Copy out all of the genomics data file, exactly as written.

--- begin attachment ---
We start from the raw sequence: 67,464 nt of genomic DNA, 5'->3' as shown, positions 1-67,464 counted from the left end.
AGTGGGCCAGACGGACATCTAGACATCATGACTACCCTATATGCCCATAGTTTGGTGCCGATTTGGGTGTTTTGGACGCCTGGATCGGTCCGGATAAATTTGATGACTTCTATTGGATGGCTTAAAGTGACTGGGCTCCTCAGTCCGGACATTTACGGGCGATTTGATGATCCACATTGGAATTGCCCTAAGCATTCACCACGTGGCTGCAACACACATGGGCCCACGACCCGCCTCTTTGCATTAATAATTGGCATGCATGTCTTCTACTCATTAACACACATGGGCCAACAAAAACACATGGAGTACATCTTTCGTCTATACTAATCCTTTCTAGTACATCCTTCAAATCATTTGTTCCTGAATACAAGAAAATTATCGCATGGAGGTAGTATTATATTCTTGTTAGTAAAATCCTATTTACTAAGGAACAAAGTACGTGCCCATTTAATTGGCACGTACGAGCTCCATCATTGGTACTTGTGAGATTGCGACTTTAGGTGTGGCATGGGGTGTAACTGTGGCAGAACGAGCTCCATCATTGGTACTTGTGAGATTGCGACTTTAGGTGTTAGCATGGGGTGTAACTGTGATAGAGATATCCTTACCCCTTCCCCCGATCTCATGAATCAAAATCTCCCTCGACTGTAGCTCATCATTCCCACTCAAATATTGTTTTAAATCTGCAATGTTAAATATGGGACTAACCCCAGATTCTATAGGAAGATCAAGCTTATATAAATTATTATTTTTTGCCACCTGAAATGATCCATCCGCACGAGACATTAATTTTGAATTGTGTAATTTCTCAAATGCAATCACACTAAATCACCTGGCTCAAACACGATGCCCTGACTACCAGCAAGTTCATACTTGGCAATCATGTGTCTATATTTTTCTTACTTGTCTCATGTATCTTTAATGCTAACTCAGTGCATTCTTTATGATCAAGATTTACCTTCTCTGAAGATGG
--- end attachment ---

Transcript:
We start from the raw sequence: 67,464 nt of genomic DNA, 5'->3' as shown, positions 1-67,464 counted from the left end.
AGTGGGCCAGACGGACATCTAGACATCATGACTACCCTATATGCCCATAGTTTGGTGCCGATTTGGGTGTTTTGGACGCCTGGATCGGTCCGGATAAATTTGATGACTTCTATTGGATGGCTTAAAGTGACTGGGCTCCTCAGTCCGGACATTTACGGGCGATTTGATGATCCACATTGGAATTGCCCTAAGCATTCACCACGTGGCTGCAACACACATGGGCCCACGACCCGCCTCTTTGCATTAATAATTGGCATGCATGTCTTCTACTCATTAACACACATGGGCCAACAAAAACACATGGAGTACATCTTTCGTCTATACTAATCCTTTCTAGTACATCCTTCAAATCATTTGTTCCTGAATACAAGAAAATTATCGCATGGAGGTAGTATTATATTCTTGTTAGTAAAATCCTATTTACTAAGGAACAAAGTACGTGCCCATTTAATTGGCACGTACGAGCTCCATCATTGGTACTTGTGAGATTGCGACTTTAGGTGTGGCATGGGGTGTAACTGTGGCAGAACGAGCTCCATCATTGGTACTTGTGAGATTGCGACTTTAGGTGTTAGCATGGGGTGTAACTGTGATAGAGATATCCTTACCCCTTCCCCCGATCTCATGAATCAAAATCTCCCTCGACTGTAGCTCATCATTCCCACTCAAATATTGTTTTAAATCTGCAATGTTAAATATGGGACTAACCCCAGATTCTATAGGAAGATCAAGCTTATATAAATTATTATTTTTTGCCACCTGAAATGATCCATCCGCACGAGACATTAATTTTGAATTGTGTAATTTCTCAAATGCAATCACACTAAATCACCTGGCTCAAACACGATGCCCTGACTACCAGCAAGTTCATACTTGGCAATCATGTGTCTATATTTTTCTTACTTGTCTCATGTATCTTTAATGCTAACTCAGTGCATTCTTTATGATCAAGATTTACCTTCTCTGAAGATGG